This requirement is to provide a fuller picture of the economic contribution of the ports and shipping sectors. It will do this by identifying datasets that could be combined, or used alongside each other to gain a fuller picture of the economic contribution of ports and shipping.
There are a number of data sets that have been used on a shipping sector basis, primarily: economics (attaching £ values to shipping activities and employment values); shipping activity (vessel types and number of transits); and ports activity (port traffic categorisation, volume and value). These all relate to parts of shipping trade flows – the movement of goods and services relating to shipping. Linking these up should give a clearer picture of the economic importance of ship-based trade and its use of space within a plan area. This would also allow for an improved understanding of the composition of activity of each port allowing the question ‘what proportion is for recreation and what is for commercial shipping?’ to be answered.
The requirement will need to explore what datasets are available to complete this task for example, economic datasets from the Office for National Statistics. It will then need to look at developing a method for combining them, bringing together spatial and non-spatial information. The method will need to be tested, possibly through stakeholder engagement, before a report is produced to highlight its limitations and capabilities for marine planning. For example, this will most likely include an assessment of how robust the outputs are and whether they could be used to justify marine plan policies that differentiate between various ports and shipping routes.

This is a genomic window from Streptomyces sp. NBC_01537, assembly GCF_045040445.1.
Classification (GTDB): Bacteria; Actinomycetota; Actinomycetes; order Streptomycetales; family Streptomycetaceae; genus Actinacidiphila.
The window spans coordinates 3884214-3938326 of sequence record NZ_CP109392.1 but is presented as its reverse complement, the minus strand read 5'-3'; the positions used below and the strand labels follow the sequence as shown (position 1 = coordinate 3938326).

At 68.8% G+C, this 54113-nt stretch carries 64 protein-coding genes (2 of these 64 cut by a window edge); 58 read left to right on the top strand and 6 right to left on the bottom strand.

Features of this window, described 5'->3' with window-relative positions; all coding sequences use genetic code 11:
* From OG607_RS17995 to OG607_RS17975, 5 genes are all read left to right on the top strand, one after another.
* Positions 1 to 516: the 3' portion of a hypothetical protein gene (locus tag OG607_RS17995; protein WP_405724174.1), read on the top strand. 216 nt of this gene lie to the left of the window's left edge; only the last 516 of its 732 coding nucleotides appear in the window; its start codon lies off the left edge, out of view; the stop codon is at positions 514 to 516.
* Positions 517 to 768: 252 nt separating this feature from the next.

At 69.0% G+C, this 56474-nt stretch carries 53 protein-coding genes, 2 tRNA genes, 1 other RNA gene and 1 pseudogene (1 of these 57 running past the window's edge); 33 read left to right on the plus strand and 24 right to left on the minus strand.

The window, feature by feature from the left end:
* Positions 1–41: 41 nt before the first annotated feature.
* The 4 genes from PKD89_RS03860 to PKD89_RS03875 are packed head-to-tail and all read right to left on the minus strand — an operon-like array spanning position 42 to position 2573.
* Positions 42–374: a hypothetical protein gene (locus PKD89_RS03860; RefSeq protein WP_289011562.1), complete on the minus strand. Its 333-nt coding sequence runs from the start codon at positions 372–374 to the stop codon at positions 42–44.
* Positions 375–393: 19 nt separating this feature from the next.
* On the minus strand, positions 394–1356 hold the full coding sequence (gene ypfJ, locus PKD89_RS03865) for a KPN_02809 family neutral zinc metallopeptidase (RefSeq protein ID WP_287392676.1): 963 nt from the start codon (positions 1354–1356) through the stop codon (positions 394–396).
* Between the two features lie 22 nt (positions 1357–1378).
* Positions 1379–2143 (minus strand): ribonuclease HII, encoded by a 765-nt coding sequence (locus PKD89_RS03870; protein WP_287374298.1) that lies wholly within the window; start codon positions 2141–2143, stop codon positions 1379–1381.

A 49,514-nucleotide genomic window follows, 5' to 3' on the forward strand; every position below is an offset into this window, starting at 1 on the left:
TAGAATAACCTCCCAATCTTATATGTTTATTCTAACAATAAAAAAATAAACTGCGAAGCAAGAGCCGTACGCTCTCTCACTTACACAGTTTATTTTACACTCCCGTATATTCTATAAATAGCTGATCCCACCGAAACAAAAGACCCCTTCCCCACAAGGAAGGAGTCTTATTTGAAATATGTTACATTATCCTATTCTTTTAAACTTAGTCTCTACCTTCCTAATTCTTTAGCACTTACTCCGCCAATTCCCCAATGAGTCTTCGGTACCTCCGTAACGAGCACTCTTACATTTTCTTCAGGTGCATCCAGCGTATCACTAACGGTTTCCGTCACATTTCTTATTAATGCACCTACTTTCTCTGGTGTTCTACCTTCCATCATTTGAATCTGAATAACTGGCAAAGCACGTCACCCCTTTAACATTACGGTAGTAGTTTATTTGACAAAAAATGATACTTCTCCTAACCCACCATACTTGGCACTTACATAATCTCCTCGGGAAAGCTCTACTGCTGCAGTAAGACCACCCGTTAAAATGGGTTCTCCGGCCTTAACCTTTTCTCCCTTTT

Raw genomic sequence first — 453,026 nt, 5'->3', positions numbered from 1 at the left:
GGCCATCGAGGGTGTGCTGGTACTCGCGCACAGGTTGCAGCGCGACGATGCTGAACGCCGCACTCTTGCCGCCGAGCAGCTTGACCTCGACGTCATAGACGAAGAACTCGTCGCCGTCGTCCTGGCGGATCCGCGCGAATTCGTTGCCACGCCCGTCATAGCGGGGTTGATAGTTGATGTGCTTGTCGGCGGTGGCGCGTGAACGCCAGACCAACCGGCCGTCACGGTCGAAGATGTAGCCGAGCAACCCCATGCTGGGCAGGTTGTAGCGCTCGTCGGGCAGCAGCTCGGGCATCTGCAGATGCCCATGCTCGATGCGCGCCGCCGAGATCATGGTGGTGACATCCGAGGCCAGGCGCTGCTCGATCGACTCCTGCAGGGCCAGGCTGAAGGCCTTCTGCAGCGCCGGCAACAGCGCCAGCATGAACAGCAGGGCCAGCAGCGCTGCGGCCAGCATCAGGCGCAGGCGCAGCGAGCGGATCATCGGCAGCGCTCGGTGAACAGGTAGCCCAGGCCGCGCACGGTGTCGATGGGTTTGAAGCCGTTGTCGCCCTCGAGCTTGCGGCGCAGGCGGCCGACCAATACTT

This will improve delivery of marine plan policies relating to ports and shipping and their consideration alongside other uses of space in marine plan areas.
The ports and shipping industry